I wanted to give gifts, real tangible items that I could gift-wrap all nice that likely you couldn’t order on Amazon or walk into a store and purchase.
In addition, these purchases need to be made at a place that gave back to the community in which I live. The answer was simple – resale shops. St. Vincent De Paul, Goodwill, A Grace Hospice Thrift Store, Door Creek Church’s Boomerang’s Resale Store, Dane County Humane Society Thrift Store and many more!
Now, whenever there is a holiday that requires a gift – I purchase something at one of the local thrift/resale stores in my area plus I purchase a gift card for the recipient!
So far I’ve found some pretty unique items that I haven’t seen other places for less than $10 and everyone is always excited to receive not only the item but the gift card as well.
Here are a few examples of what I’ve given:
- Fancy gift boxes with unique decorations
- A WTF (Wine Time Now) olive green, cloth jean material gift bag
- A weird wooden box that when you slide the top over a small wooden head of a snake creeps out
- Japanese dining set for two with bamboo placemats and chopsticks
- A variety of really old books with beautiful covers
Christine Scott-Hudson, MA, MFT, ATR
Licensed Psychotherapist | Marriage and Family Therapist | Owner, Create Your Life Studio
Give a gift from your heart like handmade pieces
Make a list of 10 things you truly love about them. Handwrite it and frame it so they can look at it often. Or, get a few of your favorite pictures together and frame them in a double frame, or put them in a photo album.
Write out what you enjoyed about those times together and seal it in an envelope with stickers and glitter. Write them a poem, a haiku, or a few memories of your favorite times together.
Gift them something irreplaceable, like something they already love of yours, or something silly like a handmade T-shirt you’ve written a private joke between the two of you on, or bake them a homemade cake, brownies, or their favorite cookies.
Related: Best Thank You Gifts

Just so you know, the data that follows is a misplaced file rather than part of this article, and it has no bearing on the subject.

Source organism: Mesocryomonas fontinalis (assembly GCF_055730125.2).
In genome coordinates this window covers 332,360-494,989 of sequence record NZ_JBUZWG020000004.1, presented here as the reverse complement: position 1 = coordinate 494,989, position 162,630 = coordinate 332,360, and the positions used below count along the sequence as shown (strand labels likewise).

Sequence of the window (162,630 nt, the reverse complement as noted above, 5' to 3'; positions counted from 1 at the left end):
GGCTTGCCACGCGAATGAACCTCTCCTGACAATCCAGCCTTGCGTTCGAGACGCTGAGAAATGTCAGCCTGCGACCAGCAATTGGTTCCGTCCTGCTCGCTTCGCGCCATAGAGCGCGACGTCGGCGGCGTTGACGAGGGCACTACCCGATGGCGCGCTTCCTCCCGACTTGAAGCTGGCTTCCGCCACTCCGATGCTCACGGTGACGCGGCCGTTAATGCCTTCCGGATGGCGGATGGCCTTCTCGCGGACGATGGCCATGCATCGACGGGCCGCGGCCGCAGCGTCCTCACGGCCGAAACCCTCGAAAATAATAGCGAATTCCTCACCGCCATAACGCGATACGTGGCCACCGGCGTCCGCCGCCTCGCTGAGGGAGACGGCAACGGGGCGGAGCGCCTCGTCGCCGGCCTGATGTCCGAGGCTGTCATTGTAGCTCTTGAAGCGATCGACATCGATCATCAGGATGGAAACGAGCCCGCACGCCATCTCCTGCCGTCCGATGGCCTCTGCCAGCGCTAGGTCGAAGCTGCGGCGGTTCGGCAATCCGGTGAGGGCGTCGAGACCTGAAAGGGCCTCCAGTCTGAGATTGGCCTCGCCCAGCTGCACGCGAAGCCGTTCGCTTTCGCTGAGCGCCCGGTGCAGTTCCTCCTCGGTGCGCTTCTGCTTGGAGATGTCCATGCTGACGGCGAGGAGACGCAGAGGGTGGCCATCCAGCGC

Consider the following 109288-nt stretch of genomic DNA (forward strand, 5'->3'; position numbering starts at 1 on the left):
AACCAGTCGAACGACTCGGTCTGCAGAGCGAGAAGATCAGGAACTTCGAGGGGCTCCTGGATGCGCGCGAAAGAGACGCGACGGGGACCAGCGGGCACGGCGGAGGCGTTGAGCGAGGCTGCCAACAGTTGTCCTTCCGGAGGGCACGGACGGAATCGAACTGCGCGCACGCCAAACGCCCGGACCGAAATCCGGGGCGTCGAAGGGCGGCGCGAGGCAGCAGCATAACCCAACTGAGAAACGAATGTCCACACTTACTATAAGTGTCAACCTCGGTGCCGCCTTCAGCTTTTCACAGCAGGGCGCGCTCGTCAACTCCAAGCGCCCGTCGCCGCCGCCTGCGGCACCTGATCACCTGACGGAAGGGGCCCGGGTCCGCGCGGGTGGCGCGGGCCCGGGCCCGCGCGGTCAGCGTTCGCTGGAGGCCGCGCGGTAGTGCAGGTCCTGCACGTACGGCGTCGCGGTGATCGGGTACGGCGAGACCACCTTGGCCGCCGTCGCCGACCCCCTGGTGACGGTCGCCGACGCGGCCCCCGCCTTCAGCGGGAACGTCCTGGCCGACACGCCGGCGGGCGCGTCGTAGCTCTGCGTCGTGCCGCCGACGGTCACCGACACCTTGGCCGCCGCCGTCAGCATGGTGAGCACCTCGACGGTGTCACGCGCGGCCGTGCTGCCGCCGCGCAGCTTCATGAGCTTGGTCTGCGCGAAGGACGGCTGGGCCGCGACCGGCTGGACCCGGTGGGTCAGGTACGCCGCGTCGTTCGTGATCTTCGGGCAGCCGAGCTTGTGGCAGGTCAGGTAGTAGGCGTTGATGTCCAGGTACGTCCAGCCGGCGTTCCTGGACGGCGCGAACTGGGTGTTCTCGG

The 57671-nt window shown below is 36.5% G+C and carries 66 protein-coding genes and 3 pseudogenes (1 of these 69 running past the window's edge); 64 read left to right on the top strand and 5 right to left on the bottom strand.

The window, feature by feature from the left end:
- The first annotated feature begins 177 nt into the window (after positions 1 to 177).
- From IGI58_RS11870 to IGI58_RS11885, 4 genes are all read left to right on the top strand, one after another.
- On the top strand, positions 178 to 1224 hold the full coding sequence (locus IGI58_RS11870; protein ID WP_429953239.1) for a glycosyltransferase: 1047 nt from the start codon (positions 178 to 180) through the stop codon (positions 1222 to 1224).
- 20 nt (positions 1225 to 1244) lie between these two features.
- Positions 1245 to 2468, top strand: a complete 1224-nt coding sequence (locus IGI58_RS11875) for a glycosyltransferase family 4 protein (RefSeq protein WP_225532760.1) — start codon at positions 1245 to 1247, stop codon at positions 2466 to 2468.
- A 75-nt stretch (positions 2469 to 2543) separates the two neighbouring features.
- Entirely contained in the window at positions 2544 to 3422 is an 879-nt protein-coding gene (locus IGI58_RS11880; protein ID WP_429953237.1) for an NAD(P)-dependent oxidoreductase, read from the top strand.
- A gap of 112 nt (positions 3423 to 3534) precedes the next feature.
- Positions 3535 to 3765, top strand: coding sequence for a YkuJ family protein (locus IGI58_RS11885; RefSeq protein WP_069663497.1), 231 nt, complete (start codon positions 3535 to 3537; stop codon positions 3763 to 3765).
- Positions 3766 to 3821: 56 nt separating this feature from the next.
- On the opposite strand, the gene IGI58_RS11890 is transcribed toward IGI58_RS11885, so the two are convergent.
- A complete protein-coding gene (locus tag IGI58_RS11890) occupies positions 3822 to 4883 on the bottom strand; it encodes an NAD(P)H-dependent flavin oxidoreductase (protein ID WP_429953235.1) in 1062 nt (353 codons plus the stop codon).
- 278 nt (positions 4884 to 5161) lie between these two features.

Give them an experience
Take them to a drive-in movie, or on a picnic. Take them to a museum, or bowling, or to the zoo. Spend quality time with them. Make new memories. Let them know how much they truly mean to you!
Mary Beth Reeves
Owner, Porch Swing Publishing
My father is one of those people who is impossible to buy gifts for. He has everything he wants or needs and always insists that no one get him anything. After years of feeling guilty, I finally found something he would want, that I could give him and it was right under my nose.
Give something that highlights good memories
A custom photo book of his pictures. It is what my company specializes in, doing all the work for you, taking your pictures and mementos and creating an archival-quality photobook.
This time though, I didn’t give him a book of the grandkids, that one I had done several times, I gave him a book to commemorate his epic Route 66 road trip. It was a trip he had been wanting to take since he was a boy, and he planned the trip for over a year with his friend the first year of his retirement.
With the help of his travel partner, I got their pictures, and some stories, and made it into a book. He loved it and I finally found something personal to him that he would never have done for himself.
Managing Director, Traverse Bay Farms
The only thing to get something who has everything is great tasting food
Food is more than a gift. It is an experience and many with hectic schedules really appreciate the experience of enjoying a good meal or tasty snack.
Personal Finance Blogger, Swift Salary
Instead of giving them a physical object, create a memory with them that will last forever. Do something that you’ll both enjoy, something new and exciting. Rock climbing, white water rafting, find something that will bring you both to life!
Even a person who has everything may not yet have a memory doing something new and exciting with you.